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Comments

Comment from Judith Bush
Time: January 26, 2007, 6:22 pm

I’m curious about the *security* concerns the panspectra paints gave. Did you mean safety?

Workable Medium sounds fascinating!

Comment from Mark Golden
Time: January 26, 2007, 8:04 pm

Judith, No actual security concerns as some of these materials were originally used for various secure cards, etc. I think it is moot at this point as the materials are available in automotive finishes and other material applications. But for a time we had an exclusive use for art materials. They were also absurdly expensive to produce. These new Color Travel offer similar color movement but much more affordable. I think a 10cc of Panspectra was $11.00. Yikes!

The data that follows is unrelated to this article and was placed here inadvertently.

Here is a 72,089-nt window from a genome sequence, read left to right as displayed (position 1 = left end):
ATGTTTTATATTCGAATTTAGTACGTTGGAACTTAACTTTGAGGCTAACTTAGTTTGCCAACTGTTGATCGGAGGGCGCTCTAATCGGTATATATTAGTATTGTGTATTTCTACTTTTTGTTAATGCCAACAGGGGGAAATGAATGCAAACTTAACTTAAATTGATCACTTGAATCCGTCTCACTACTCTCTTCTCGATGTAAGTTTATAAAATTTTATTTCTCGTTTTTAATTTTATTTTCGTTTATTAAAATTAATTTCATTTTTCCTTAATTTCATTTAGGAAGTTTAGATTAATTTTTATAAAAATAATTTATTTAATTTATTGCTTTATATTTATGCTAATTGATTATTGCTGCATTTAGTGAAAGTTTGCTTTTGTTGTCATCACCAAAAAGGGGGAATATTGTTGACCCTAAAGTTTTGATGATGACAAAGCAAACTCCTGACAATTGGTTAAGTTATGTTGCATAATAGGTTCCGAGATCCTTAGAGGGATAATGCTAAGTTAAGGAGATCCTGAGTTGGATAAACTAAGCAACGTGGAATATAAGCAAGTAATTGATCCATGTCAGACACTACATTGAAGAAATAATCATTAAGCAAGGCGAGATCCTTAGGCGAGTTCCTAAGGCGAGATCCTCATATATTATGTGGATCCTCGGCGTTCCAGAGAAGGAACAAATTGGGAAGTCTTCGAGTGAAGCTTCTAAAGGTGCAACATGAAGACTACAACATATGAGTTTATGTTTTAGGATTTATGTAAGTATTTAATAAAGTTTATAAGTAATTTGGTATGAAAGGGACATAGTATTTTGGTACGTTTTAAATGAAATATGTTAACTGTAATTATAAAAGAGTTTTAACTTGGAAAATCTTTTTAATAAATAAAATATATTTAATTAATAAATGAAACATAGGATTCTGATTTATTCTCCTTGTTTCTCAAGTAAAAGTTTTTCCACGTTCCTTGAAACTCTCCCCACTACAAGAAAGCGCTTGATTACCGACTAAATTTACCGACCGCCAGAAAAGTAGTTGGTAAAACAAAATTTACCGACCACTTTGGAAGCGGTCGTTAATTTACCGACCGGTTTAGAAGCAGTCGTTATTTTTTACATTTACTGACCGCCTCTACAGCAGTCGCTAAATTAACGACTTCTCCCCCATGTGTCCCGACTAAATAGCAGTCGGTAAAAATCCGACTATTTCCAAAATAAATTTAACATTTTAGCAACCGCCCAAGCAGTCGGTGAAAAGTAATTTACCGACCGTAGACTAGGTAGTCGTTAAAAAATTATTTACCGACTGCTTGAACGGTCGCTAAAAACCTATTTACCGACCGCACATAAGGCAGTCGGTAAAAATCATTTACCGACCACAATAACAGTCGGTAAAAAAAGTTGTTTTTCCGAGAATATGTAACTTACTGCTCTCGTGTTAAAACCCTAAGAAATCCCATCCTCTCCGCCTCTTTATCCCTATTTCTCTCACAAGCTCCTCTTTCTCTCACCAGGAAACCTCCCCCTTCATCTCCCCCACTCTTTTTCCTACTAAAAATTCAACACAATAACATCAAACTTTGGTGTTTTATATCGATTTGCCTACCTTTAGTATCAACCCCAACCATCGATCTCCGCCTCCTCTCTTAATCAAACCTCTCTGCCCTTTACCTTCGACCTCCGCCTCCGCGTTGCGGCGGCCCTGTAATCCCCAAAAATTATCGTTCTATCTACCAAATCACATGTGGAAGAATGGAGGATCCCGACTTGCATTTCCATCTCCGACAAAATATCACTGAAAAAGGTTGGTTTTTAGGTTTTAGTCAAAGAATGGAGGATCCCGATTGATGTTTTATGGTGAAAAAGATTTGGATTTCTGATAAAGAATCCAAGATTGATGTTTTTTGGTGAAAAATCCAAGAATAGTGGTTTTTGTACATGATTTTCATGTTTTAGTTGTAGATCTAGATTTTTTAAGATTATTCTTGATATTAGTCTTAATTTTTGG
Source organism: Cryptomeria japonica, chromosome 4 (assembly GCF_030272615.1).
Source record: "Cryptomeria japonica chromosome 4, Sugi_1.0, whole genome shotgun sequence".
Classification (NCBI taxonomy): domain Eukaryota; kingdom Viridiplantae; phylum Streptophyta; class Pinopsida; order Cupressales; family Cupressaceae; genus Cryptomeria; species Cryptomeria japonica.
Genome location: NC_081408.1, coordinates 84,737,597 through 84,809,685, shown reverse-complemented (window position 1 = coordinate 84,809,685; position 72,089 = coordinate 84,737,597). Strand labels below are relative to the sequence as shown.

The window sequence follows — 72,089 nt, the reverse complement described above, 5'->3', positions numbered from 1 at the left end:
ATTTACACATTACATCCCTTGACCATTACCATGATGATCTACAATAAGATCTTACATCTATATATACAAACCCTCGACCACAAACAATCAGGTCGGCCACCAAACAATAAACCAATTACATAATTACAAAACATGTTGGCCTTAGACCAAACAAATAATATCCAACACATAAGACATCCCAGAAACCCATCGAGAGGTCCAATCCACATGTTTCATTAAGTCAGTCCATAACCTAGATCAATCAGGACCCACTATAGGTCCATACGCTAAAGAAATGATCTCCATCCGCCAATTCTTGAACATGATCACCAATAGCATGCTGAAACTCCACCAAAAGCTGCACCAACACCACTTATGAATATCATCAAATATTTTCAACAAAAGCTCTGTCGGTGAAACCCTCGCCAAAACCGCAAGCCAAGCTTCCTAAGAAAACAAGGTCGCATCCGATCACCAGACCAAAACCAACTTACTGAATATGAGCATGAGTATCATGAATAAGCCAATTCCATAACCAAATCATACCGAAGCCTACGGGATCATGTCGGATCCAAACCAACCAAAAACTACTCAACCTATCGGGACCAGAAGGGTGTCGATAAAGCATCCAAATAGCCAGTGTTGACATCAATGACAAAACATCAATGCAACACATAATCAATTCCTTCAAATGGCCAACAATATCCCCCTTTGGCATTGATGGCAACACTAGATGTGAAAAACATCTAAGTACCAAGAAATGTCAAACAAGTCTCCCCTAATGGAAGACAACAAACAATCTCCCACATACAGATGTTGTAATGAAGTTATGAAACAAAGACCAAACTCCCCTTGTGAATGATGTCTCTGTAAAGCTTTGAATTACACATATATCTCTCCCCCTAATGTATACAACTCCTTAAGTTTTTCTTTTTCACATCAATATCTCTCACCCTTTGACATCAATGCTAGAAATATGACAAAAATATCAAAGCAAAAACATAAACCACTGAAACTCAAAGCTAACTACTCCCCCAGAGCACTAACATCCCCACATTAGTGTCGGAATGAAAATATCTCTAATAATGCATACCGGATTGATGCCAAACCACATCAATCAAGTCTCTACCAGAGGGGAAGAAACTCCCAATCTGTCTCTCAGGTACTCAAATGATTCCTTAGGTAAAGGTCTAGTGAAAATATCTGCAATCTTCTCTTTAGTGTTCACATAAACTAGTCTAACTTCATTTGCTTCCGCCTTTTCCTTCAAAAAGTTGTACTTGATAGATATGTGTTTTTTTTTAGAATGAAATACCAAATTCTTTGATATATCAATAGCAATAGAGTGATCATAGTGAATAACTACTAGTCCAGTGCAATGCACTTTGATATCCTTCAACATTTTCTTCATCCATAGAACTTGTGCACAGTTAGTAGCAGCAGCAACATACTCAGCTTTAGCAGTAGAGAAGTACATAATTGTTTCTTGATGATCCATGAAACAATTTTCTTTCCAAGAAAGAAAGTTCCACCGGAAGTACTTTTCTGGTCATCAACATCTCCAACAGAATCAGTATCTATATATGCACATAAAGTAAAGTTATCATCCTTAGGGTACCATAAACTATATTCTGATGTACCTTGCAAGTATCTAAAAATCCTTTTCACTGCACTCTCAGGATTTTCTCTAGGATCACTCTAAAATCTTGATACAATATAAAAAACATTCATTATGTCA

The Workable Medium is quite incredible! Regards, Mark

Comment from Matt Ramada
Time: January 27, 2007, 5:24 pm

It’s quite interesting to me, because I do a lot of research on artist materials, but finding up-to-date information on acrylics in non-digital format is nearly impossible. I recently discovered a book printed in 2001 which mentioned, in about 1 sentance, your (at the time) “new” range of Panspectra paint, and as I’ve only been painting for a couple of years I had simply assumed that Panspectra had been renamed into Interference, because not much was said about the paint. It’s fascinating to have stuff like this crop up again and get a whole new truth to it.

I too am fascinated by the Workable Medium. My basic love of paint comes from color and working properties, so the “fancier” stuff (like the iridescents, interference, crackle paste, etc.) doesn’t find its way into my work as much, but mediums are becoming increasingly more important for me. One of my favorite artists allegedly uses a lot of subtraction when she paints, but as far as I can tell she simply wipes paint off before it dries, I’d love to have a medium that would allow me to cut down layers and reveal something unexpected underneath.